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Individual differences |
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Biological: Behavioural genetics · Evolutionary psychology · Neuroanatomy · Neurochemistry · Neuroendocrinology · Neuroscience · Psychoneuroimmunology · Physiological Psychology · Psychopharmacology (Index, Outline)
Within evolutionary biology, signalling theory refers to the scientific theory around how organisms signal their condition to others. The central concept is that of honest signalling — that organisms should honestly signal their good condition to others rather than spending their energy elsewhere i.e. it is the evolutionarily stable strategy (ESS) and the population is not susceptible to invasion by cheats who signal less than their optimum. The handicap principle is one influential idea — proposed by Amotz Zahavi — that honest signals are maintained at an ESS by being wastefully costly. Others, such as John Maynard Smith, believe that signals can be both honest and cost-free.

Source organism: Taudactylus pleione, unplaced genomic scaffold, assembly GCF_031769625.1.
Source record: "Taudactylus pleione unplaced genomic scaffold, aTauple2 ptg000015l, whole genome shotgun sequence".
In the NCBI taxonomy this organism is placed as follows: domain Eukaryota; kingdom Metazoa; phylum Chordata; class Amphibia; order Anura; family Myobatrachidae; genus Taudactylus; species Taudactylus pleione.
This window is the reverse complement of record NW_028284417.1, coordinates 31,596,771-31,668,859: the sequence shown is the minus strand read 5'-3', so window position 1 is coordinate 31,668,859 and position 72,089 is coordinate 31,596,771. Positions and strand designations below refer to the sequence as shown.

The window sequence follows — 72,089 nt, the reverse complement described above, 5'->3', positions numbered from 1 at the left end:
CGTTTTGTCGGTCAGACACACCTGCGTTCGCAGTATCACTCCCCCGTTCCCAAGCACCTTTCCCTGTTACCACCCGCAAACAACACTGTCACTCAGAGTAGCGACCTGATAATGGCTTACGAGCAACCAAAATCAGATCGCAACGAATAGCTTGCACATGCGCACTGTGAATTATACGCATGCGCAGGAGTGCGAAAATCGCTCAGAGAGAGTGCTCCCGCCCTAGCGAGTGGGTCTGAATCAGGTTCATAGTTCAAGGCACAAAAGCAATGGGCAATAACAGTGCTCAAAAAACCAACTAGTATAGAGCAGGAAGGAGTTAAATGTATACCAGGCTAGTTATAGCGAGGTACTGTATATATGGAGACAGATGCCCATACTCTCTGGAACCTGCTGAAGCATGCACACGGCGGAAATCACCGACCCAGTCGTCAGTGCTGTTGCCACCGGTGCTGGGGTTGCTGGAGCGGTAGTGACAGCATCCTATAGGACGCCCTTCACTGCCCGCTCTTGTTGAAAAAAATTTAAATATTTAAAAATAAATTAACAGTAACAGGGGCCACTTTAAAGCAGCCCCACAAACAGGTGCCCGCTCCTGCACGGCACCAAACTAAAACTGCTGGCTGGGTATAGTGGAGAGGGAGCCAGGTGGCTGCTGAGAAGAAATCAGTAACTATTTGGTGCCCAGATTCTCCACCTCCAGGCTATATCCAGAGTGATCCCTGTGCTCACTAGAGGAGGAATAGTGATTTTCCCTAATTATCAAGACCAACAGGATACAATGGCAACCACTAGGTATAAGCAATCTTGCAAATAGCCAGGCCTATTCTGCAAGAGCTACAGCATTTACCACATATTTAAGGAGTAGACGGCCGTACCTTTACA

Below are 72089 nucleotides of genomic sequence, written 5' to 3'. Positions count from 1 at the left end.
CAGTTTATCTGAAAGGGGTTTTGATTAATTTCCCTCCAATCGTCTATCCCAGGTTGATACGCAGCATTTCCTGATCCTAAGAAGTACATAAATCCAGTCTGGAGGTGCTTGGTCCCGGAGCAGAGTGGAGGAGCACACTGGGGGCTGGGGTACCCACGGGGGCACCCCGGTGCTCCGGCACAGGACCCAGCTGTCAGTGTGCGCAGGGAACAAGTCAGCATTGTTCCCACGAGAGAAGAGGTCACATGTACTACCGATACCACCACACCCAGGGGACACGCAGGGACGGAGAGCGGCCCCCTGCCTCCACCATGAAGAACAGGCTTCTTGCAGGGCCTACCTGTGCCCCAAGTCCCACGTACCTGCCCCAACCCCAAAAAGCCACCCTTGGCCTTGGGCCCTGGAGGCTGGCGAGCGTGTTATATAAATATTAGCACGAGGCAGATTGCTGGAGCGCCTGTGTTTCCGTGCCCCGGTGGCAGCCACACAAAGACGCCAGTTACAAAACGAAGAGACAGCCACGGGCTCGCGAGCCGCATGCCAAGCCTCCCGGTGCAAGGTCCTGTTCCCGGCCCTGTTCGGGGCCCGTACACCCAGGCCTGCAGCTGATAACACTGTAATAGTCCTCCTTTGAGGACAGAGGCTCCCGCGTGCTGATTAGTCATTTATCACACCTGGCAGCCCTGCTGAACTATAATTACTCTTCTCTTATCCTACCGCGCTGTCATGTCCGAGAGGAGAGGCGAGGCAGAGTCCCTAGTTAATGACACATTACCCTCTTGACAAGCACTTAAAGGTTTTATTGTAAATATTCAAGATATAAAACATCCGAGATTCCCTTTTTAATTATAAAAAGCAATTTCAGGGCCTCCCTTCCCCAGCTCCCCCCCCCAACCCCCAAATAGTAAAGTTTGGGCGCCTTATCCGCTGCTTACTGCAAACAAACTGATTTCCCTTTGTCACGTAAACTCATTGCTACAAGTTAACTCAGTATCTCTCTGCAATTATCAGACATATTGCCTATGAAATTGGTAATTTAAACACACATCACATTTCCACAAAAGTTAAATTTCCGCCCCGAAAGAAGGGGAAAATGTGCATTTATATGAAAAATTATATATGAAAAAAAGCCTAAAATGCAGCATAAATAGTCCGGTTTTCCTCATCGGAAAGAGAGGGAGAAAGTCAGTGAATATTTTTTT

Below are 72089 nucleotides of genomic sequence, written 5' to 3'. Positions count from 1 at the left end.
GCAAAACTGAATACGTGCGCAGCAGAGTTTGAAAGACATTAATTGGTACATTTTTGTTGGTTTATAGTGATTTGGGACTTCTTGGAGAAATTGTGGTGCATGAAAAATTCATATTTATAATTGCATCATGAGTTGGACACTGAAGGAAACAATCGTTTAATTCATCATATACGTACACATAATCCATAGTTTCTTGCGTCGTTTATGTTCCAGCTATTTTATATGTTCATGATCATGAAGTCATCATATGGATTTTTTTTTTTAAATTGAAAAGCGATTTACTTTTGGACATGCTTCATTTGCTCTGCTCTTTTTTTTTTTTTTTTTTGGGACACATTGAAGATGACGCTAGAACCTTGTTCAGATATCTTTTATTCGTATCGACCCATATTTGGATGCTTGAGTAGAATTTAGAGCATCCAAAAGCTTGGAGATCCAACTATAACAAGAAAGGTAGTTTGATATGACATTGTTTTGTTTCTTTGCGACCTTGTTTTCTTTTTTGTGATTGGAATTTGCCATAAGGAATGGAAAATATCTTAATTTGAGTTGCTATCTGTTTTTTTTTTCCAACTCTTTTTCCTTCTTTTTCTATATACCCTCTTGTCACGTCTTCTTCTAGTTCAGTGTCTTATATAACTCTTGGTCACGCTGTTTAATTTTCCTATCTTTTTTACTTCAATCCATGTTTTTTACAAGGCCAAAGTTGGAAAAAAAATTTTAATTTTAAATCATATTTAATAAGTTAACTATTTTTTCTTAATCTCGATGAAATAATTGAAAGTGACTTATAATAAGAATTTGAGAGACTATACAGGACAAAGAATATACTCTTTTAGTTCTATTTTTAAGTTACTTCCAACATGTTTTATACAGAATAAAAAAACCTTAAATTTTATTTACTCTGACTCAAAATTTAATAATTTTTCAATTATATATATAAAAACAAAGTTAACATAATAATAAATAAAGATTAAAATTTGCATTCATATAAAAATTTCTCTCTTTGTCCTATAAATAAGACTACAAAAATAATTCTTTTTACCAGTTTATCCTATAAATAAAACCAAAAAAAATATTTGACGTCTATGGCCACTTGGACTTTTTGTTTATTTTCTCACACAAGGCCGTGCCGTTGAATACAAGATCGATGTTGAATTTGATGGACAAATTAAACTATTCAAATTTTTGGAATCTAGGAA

- Sam Brown and W.D. Hamilton proposed the idea that autumnal leaf colouration was trees signalling to aphids and other pests. Autumn colour is costly to trees, aphids appear to preferentially avoid trees with bright leaves and tree species with bright leaves have more specialist aphid pests than do trees lacking bright leaves.
See also Edit
- Maynard Smith, J and Harper, D. 2004: Animal Signals
- Zahavi, A. 1975: Mate selection — a selection for a handicap. Journal of theoretical Biology. 53, 205-214
- Zahavi, A. 1977: The cost of honesty (Further remarks on the handicap principle). Journal of theoretical Biology. 67, 603-605
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